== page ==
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May 22, 2016 Dr. Patrick Nemechek and Jean Nemechek


 Many people have felt an uneasy sensation in their head and they describe it as feeling dizzy. But dizziness is a term that means different things to different people.
Zeroing in on the true mechanism of your dizziness determines if you are being properly treated for your underlying problem. Unfortunately, many providers do not take the time to understand a patient’s dizziness before suggesting a treatment.
There are three distinct types of sensations that are commonly referred to as dizziness: (1) vertigo, (2) lightheadedness, and (3) disequilibrium.
Vertigo is the unique sensation of spinning as if one were on a carousel ride at an amusement park. The patient feels as if the room is spinning around them. Vertigo may occur when lying flat or standing, and can be triggered when the position of the head changes from side-to-side (shaking your head “no”).
Vertigo is commonly caused by sinus or middle ear pressure or congestion that is temporary and decongestants will help it go away. Vertigo could also be a problem with the inner ear balance mechanism from an infection or inflammation.
Disequilibrium is the sensation when the floor seems to be gently shifting as if one is standing in a small boat. Disequilibrium people feel like they may fall over. The same problems that can cause vertigo (congestion, infection) and lightheadedness (Autonomic Dysfunction) can also cause disequilibrium.
Lightheadedness is a sensation that feels woozy or like you may pass out if it were to get worse. Lightheadedness does not have the spinning feeling or the sensation of falling over. It may also feel like a head rush, a sudden headache, a sensation of weak legs about to give way or anxiety.
Lightheadedness is often triggered when standing up quickly (called orthostatic hypotension) or when sitting or standing still for several minutes.
Simply put, lightheadedness is from a lack of oxygen to the brain often due to reversible Autonomic Nervous System dysfunction. The Autonomic Nervous System is the brain’s master control network and this is how your brain controls all your cells, organs, hormones, immune system, and blood pressure.
The Autonomic Nervous System is comprised of two main branches that should work together in balance like a seesaw. When you get out of bed in the morning for instance, one branch clamps down and the other releases at the exact same time.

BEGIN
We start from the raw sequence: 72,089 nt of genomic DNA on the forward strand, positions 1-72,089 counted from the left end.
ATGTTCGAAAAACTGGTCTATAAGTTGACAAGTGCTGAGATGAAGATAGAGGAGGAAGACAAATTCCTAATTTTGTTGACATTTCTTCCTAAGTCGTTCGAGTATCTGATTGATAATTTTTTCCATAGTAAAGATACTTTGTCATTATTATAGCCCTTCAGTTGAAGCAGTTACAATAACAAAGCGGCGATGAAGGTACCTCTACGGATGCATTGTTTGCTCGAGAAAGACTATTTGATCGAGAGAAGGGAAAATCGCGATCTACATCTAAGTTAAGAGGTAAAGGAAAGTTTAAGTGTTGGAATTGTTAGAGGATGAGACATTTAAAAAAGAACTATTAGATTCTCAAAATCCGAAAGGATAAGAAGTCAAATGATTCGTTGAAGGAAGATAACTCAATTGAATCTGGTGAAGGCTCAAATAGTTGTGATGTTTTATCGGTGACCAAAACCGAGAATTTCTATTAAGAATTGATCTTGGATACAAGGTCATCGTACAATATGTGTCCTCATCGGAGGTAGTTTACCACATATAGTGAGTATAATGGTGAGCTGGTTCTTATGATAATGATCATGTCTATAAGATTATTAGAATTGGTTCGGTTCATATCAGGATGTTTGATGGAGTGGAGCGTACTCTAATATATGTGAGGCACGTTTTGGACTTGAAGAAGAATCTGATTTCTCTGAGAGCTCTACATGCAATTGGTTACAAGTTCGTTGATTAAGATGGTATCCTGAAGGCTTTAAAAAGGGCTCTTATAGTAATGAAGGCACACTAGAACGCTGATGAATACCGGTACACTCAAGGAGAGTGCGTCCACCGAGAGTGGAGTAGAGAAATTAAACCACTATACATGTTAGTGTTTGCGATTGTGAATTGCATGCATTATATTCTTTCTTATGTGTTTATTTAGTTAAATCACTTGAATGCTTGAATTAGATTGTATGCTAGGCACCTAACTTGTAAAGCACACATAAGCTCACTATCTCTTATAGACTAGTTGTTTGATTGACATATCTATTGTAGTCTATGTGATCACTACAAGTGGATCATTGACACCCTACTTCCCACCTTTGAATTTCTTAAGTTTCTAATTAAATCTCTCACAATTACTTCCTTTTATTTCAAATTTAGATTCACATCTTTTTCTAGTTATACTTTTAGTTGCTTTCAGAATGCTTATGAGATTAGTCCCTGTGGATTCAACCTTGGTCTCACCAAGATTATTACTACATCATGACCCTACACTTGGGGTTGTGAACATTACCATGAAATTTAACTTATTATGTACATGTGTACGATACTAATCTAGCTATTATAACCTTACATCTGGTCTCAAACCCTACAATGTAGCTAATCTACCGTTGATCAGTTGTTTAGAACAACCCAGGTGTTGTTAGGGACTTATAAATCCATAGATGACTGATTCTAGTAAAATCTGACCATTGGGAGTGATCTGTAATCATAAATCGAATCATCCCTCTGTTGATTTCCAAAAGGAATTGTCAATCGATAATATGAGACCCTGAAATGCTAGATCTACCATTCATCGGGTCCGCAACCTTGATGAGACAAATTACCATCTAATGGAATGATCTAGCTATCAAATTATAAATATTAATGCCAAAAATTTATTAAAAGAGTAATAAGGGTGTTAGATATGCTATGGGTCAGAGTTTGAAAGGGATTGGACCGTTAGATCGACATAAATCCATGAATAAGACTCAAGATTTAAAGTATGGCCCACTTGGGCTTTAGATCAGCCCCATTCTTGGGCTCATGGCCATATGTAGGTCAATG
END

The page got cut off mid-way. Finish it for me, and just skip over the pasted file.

When the Autonomic seesaw works in unison there are no symptoms, but when they no longer are in balance someone feels dizzy, gets a head rush, may fall, or might pass out.
The Autonomic seesaw makes you dizzy because a damaged Autonomic Nervous System cannot correctly push blood upwards against gravity and this results in low brain oxygen levels.
The brain only has a one second reserve supply of oxygen and when the Autonomic Nervous System does not work correctly the brain cells do not function without enough oxygen. The dizziness is an oxygen problem and that is why you feel lightheaded.
The low “brain blood pressure” that results from a dysfunction in the Autonomic Nervous System often does not show up as a low BP reading when the measurement is taken at the arm. Simple blood pressure machines do not measure the brain’s demand for oxygen flow. This is why “low blood pressure” to the brain it is commonly misdiagnosed.
In other words, as your brain screams out for more oxygen the blood pressure reading in your arm will rise as your body pumps harder and harder to supply the oxygen flow to keep your brain from being dizzy.
Ironically, many health care providers do not understand what the raised arm blood pressure number means so they increase your blood pressure medication which results in even less oxygen flow and even more dizziness.
Because they do not take the time to ask a few questions, these health care providers confuse the elevated pressure reading measured at the arm as a sign of the disease Hypertension instead of the effect of low blood pressure to the brain.
People are misdiagnosed and then they are treated with medication they do not need for a problem they do not have, and silently their Autonomic dysfunction progresses.
Surprisingly, lightheadedness may be reversed by adjusting the doses of some common medications. But if you are lightheaded and your general lab tests are normal it may mean your Autonomic Nervous System is not working correctly.
How does the Autonomic Nervous System get damaged? The Autonomic system may be injured through (1) a direct physical injury or trauma (concussion), (2) an indirect injury or intense emotional event (emotional concussion), (3) a metabolic injury (adverse drug reaction, chemotherapy, radiation therapy, heat stroke), or (4) an inflammatory injury (antibiotics, surgery, vaccines, or an overgrowth of intestinal bacteria called “SIBO” that sends disruptive signals to the brain).
The common symptoms of Autonomic dysfunction include being lightheaded or dizzy, syncope (passing out), heartburn, intestinal distress (cramping/constipation/frequent urination), frequent or recurrent headaches, chronic fatigue, chronic pain, and chronic hunger.
It disrupts our lives with insomnia, sleep disturbances, and non-restorative sleep cycles. In some people it causes depression, anxiety, and panic attacks. Autonomic dysfunction also causes temperature regulation problems, PMS, tingling and numbness (feet, legs, hands, arms, face, neck), ADD, cognitive difficulties, or memory problems.
The blood flow issues with Autonomic dizziness also can cause varicose veins (men and women) and erectile dysfunction.
Autonomic Nervous System damage can be identified, treated, and reversed. I use spectral analysis testing to identify which branch of the Autonomics, the Sympathetic (“fight or flight”) or the Parasympathetic (“rest and digest”), is no longer working in balance in my patients and is causing their dizziness.
Restoring balance between the Sympathetic and Parasympathetic branches is not just important for feeling better in the short term, restoring balance is necessary for a long and healthy life.
Autonomic functioning is critical to life expectancy because improved Autonomic function improves heart rate variability (HRV). People with elevated HRV have an increased risk of developing atrial fibrillation or heart flutter.
People with low HRV have an increased risk of death from widespread organ and metabolic dysfunction.